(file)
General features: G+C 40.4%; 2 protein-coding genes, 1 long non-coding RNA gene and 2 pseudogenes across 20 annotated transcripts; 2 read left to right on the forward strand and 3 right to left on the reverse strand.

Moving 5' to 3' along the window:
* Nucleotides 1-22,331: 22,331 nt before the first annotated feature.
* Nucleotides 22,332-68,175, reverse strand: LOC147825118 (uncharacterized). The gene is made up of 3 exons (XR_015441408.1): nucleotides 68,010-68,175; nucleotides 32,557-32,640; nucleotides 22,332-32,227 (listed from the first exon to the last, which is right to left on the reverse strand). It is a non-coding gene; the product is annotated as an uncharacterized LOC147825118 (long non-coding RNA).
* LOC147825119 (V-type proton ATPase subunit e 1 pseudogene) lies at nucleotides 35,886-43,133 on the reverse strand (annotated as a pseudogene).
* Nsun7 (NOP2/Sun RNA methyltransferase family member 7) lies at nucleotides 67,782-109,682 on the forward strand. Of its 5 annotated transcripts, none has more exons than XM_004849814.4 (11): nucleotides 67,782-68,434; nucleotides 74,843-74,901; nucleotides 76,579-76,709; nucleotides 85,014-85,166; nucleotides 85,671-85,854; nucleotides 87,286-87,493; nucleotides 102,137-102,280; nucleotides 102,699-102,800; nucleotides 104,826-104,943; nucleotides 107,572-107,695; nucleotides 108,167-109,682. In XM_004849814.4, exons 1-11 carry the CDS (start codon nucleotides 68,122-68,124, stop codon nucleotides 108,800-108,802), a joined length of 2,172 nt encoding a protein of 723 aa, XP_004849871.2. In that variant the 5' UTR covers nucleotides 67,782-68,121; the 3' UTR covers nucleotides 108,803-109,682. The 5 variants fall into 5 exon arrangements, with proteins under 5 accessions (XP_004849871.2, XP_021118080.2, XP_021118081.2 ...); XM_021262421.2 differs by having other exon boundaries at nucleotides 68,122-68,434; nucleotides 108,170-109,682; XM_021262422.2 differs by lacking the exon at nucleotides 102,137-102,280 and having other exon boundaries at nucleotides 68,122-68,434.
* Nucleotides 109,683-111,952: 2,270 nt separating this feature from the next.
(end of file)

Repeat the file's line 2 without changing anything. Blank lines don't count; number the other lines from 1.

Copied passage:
Moving 5' to 3' along the window: